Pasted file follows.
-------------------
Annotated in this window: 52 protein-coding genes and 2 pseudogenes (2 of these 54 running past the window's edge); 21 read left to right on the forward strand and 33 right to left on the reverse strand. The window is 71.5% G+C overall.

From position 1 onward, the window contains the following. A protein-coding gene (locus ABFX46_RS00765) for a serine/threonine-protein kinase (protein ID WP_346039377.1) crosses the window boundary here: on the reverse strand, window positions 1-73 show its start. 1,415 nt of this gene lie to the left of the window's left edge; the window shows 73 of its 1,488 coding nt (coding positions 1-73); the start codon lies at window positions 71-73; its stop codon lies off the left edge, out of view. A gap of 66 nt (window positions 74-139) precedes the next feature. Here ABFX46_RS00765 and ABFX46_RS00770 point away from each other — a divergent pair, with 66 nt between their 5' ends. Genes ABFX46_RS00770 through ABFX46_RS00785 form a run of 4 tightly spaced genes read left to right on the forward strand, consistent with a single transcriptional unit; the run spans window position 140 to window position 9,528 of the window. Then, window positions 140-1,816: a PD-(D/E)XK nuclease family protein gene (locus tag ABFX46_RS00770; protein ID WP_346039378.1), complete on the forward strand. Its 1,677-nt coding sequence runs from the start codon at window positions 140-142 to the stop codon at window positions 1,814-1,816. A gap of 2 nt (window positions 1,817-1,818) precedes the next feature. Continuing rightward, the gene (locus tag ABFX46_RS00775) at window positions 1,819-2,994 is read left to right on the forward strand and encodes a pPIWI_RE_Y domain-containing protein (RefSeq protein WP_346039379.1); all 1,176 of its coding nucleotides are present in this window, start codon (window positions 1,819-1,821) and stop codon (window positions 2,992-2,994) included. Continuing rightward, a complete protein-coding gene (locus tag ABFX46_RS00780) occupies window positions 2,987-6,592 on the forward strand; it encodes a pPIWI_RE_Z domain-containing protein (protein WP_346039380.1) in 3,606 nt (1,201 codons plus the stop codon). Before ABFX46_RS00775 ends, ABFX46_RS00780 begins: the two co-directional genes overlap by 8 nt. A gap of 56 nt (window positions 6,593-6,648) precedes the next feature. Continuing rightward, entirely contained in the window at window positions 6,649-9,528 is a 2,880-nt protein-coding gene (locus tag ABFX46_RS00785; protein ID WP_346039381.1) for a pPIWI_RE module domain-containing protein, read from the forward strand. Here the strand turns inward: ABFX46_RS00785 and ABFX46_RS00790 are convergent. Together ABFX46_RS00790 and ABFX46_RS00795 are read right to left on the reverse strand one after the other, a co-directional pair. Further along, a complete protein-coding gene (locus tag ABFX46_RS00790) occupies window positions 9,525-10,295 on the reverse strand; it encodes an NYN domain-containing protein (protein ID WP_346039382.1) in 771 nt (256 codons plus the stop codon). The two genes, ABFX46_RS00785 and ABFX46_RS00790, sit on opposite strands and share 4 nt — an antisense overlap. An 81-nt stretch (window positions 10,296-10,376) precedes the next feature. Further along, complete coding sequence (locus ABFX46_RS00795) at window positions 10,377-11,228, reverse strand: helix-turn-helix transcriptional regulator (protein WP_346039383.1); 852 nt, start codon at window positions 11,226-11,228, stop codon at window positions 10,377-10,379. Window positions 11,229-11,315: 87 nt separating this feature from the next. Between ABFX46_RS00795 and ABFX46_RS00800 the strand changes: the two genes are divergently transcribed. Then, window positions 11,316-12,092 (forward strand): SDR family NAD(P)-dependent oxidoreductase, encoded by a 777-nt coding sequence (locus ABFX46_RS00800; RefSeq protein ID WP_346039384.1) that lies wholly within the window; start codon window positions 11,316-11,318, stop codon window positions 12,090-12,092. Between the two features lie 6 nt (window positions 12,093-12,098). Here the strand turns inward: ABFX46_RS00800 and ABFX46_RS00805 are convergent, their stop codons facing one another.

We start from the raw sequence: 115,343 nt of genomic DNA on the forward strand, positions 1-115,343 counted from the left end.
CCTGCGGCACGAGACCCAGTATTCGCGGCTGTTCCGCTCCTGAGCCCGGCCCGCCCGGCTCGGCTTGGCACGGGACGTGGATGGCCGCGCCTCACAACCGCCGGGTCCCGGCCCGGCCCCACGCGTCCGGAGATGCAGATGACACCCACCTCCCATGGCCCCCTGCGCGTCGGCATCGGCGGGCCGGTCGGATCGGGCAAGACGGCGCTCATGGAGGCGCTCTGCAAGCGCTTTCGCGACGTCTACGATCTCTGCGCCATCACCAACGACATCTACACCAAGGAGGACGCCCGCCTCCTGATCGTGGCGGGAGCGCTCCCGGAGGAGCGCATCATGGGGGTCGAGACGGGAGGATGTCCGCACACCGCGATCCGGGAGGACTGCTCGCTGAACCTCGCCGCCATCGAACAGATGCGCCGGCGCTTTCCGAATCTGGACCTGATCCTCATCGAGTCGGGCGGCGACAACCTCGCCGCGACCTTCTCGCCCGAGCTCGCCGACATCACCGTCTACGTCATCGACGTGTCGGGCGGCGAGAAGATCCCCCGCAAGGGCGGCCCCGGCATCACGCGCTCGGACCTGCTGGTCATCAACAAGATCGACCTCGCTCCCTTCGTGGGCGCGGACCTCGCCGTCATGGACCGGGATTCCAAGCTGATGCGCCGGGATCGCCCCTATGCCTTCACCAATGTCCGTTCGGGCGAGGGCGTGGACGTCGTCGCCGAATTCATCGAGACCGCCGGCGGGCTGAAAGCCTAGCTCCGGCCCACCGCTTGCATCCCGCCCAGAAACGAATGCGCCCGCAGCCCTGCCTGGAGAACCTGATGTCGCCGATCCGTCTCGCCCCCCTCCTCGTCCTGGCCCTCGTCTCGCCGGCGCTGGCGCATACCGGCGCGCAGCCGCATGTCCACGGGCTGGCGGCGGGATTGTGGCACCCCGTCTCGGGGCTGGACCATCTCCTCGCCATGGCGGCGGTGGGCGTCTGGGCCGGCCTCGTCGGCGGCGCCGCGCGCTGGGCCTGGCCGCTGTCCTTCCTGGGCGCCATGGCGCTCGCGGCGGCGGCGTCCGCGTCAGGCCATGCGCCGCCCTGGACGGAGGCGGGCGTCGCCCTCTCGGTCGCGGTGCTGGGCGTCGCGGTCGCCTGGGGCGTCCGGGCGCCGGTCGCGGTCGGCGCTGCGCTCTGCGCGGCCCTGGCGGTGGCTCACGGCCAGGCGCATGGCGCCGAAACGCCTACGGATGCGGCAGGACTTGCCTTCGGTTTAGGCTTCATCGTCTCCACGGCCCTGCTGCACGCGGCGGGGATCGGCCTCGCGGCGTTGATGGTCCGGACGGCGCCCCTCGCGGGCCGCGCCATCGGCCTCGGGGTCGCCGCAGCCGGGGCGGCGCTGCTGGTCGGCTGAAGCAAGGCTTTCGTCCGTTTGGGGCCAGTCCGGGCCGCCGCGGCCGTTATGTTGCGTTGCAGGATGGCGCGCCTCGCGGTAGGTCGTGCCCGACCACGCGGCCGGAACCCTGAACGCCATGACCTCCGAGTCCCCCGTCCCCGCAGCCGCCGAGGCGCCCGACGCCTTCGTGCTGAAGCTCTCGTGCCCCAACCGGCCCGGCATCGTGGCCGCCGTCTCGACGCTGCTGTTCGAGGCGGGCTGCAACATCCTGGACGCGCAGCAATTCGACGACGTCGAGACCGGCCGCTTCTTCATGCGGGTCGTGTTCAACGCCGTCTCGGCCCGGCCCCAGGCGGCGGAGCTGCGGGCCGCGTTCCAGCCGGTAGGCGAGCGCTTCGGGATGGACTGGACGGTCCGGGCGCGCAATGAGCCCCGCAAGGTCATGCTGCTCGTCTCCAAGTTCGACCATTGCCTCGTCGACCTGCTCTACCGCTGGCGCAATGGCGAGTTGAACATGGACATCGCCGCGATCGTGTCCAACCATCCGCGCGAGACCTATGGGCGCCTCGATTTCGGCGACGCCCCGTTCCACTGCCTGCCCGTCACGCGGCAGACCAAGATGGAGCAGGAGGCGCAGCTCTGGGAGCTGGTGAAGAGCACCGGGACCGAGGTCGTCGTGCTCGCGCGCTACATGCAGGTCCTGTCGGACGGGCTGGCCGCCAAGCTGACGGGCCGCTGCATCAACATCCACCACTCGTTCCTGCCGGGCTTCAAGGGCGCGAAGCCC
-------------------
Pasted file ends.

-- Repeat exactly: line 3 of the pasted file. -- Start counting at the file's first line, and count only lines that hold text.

We start from the raw sequence: 115,343 nt of genomic DNA on the forward strand, positions 1-115,343 counted from the left end.